Diabetes and Oral Health Problems

Diabetes causes many health problems, and that’s a fact. But what about the connection between diabetes and oral health problems? Is there even a connection worth talking about?

Yes, there is a connection and we are going to talk about this connection. So sit back, relax, and continue reading.


Diabetes, tooth loss, and other dental problems

dentist-patientTooth decay is a serious issue for those with diabetes. If you have high or elevated blood glucose, you’re actually feeding the bacteria that produces harmful acids.

Then the acids erode healthy tooth enamel, which in turn causes tooth decay and possible tooth loss.

Actually, a study reported on this (link bolded word to this page: http://www.cbsnews.com/news/tooth-loss-is-higher-among-people-with-diabetes/) webpage indicated a link between diabetes and tooth loss. Dr. Edmond Hewlett, a spokesperson for the American Dental Association, said (regarding the study), “They did indeed find there was a clear connection between tooth loss and diabetes, especially among African Americans.”

It’s a fact that diabetics can lose up to twice as many teeth as those who don’t have diabetes.

Unfortunately, “very few doctors” are following the American Diabetes Association’s recommendations to refer diabetic patients to a dentist, according to a lead researcher, Bei Wu who is also a professor of nursing and global health at Duke University in Durham, NC (reported on this webpage: http://consumer.healthday.com/dental-and-oral-information-9/misc-dental-problem-news-174/another-downside-to-diabetes-tooth-loss-705862.html).

Doctors should understand that diabetic patients need to practice routine dental care.


Diabetes and gum disease

According to 2014 statistics, nearly 30 million Americans have diabetes, and there is an “increased prevalence of gum disease among those with diabetes, adding serious gum disease to the list of other complications associated with diabetes, such as heart disease, stroke, and kidney disease.”

Furthermore, research indicates that “gum disease progresses more than twice as fast in people with diabetes as in those without.”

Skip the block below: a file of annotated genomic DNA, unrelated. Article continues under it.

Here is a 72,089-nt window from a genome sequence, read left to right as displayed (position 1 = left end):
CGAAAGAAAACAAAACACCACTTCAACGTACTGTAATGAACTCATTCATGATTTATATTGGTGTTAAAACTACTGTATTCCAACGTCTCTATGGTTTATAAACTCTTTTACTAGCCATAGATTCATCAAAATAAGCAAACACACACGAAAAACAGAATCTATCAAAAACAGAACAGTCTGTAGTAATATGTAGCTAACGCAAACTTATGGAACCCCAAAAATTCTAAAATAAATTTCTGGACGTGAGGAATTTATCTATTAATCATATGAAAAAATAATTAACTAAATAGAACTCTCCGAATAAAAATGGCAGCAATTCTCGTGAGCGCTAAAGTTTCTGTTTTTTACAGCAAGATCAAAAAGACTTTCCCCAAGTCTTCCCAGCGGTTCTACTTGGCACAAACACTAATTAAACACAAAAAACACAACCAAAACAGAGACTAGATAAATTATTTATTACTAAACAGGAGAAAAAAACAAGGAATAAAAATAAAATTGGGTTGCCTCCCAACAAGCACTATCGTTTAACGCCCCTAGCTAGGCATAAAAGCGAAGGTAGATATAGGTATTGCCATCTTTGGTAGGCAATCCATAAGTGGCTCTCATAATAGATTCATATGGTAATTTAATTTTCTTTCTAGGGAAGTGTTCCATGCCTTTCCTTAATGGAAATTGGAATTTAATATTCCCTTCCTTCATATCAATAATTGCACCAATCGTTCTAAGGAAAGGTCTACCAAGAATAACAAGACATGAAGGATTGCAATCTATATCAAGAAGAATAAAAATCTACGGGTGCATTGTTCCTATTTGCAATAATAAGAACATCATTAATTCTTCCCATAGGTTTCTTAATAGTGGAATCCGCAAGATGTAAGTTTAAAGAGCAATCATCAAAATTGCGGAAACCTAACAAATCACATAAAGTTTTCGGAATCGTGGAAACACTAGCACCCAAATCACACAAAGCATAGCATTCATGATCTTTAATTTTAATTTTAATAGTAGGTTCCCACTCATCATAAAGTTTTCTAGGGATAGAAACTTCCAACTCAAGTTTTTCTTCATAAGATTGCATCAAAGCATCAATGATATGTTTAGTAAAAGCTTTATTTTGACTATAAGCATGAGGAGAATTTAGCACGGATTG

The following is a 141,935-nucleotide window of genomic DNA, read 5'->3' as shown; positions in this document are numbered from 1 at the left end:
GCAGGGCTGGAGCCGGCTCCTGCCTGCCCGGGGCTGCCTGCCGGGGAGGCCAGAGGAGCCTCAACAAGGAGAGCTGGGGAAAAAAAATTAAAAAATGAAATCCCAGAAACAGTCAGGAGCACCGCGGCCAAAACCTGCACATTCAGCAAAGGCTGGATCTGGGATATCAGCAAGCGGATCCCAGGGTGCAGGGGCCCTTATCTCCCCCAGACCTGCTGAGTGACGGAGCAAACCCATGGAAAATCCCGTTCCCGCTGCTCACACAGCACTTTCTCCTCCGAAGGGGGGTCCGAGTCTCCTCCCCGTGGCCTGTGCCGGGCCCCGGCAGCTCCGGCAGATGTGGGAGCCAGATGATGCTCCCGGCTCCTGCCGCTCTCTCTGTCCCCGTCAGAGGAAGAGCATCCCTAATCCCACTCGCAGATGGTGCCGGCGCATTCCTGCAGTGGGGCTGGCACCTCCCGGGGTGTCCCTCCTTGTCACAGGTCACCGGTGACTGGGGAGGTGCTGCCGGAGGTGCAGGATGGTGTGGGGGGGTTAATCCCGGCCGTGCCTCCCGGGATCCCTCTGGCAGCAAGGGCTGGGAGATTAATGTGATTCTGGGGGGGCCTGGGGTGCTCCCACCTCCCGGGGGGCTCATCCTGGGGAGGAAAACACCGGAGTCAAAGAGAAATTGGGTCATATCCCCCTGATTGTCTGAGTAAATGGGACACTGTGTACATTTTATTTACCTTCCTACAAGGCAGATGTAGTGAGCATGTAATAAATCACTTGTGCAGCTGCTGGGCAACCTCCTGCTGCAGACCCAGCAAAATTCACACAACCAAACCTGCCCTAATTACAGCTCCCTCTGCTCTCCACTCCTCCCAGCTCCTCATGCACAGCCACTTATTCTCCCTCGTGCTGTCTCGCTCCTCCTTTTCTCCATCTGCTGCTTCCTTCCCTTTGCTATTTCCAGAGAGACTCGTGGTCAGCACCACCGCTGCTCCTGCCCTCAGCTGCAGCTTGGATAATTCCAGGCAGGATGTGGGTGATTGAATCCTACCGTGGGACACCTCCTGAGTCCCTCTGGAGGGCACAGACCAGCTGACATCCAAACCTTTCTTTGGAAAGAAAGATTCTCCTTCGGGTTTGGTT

It is very important to control your diabetes as best as possible if you want healthy teeth and gums. If you don’t control diabetes, it is more difficult to treat gum disease.


What now?

dr-silverman-squareIf you have diabetes, it is best to take care of your teeth as best as possible. This includes routine cleaning and checkup appointments with your dentist as often as he or she recommends for your unique situation.

You can also try to prevent dental issues in connection with diabetes by:
– controlling your blood glucose levels. This can help to relieve or control dry mouth that’s often caused by diabetes. Also, high blood sugar levels can impair your body to heal from oral infections, which makes you more susceptible to gum disease.
– taking care of your teeth and gums with regular checkups and teeth cleanings every 6 months or as often as your dentist recommends.
– removing your dentures (if you wear them) on a daily basis to clean them.
– avoiding smoking cigarettes and nicotine products.

If you are diabetic and are concerned about your oral health, call Advanced Cosmetic and Family Dentistry today. We can schedule a checkup appointment with you to give you the dental care you need and deserve. If you live in or near Alpharetta, GA, call us today.